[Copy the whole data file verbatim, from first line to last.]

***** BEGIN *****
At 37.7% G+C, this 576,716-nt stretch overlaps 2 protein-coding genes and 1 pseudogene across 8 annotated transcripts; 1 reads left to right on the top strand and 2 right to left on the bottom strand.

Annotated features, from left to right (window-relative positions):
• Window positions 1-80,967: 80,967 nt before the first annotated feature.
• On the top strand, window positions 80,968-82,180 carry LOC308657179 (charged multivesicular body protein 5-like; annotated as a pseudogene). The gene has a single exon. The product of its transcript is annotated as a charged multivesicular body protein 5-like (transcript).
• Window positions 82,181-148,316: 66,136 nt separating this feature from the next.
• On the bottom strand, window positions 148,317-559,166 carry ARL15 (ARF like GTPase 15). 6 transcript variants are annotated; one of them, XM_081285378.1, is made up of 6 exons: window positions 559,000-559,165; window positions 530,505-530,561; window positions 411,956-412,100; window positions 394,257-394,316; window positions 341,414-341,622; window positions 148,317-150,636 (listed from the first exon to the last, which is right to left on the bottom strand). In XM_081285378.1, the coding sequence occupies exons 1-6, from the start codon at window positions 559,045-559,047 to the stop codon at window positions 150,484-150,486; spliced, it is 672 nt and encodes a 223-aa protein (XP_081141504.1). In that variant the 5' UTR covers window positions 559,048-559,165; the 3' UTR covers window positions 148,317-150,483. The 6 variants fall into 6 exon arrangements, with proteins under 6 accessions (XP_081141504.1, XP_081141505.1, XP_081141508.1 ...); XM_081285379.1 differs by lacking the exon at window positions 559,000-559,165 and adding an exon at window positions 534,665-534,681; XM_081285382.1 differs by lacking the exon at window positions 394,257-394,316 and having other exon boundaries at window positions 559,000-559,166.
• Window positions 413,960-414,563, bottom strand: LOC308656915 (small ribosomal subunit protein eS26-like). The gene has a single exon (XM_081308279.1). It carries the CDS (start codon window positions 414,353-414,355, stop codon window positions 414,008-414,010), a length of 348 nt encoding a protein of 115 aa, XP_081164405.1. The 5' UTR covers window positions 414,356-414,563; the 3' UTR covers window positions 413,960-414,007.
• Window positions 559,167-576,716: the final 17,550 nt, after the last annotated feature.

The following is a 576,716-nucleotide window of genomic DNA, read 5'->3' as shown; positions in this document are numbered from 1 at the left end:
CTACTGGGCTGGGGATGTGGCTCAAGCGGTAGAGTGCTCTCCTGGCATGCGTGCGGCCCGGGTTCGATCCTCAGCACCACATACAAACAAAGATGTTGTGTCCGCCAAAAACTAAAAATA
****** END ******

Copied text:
At 37.7% G+C, this 576,716-nt stretch overlaps 2 protein-coding genes and 1 pseudogene across 8 annotated transcripts; 1 reads left to right on the top strand and 2 right to left on the bottom strand.

Annotated features, from left to right (window-relative positions):
• Window positions 1-80,967: 80,967 nt before the first annotated feature.
• On the top strand, window positions 80,968-82,180 carry LOC308657179 (charged multivesicular body protein 5-like; annotated as a pseudogene). The gene has a single exon. The product of its transcript is annotated as a charged multivesicular body protein 5-like (transcript).
• Window positions 82,181-148,316: 66,136 nt separating this feature from the next.
• On the bottom strand, window positions 148,317-559,166 carry ARL15 (ARF like GTPase 15). 6 transcript variants are annotated; one of them, XM_081285378.1, is made up of 6 exons: window positions 559,000-559,165; window positions 530,505-530,561; window positions 411,956-412,100; window positions 394,257-394,316; window positions 341,414-341,622; window positions 148,317-150,636 (listed from the first exon to the last, which is right to left on the bottom strand). In XM_081285378.1, the coding sequence occupies exons 1-6, from the start codon at window positions 559,045-559,047 to the stop codon at window positions 150,484-150,486; spliced, it is 672 nt and encodes a 223-aa protein (XP_081141504.1). In that variant the 5' UTR covers window positions 559,048-559,165; the 3' UTR covers window positions 148,317-150,483. The 6 variants fall into 6 exon arrangements, with proteins under 6 accessions (XP_081141504.1, XP_081141505.1, XP_081141508.1 ...); XM_081285379.1 differs by lacking the exon at window positions 559,000-559,165 and adding an exon at window positions 534,665-534,681; XM_081285382.1 differs by lacking the exon at window positions 394,257-394,316 and having other exon boundaries at window positions 559,000-559,166.
• Window positions 413,960-414,563, bottom strand: LOC308656915 (small ribosomal subunit protein eS26-like). The gene has a single exon (XM_081308279.1). It carries the CDS (start codon window positions 414,353-414,355, stop codon window positions 414,008-414,010), a length of 348 nt encoding a protein of 115 aa, XP_081164405.1. The 5' UTR covers window positions 414,356-414,563; the 3' UTR covers window positions 413,960-414,007.
• Window positions 559,167-576,716: the final 17,550 nt, after the last annotated feature.

The following is a 576,716-nucleotide window of genomic DNA, read 5'->3' as shown; positions in this document are numbered from 1 at the left end:
CTACTGGGCTGGGGATGTGGCTCAAGCGGTAGAGTGCTCTCCTGGCATGCGTGCGGCCCGGGTTCGATCCTCAGCACCACATACAAACAAAGATGTTGTGTCCGCCAAAAACTAAAAATA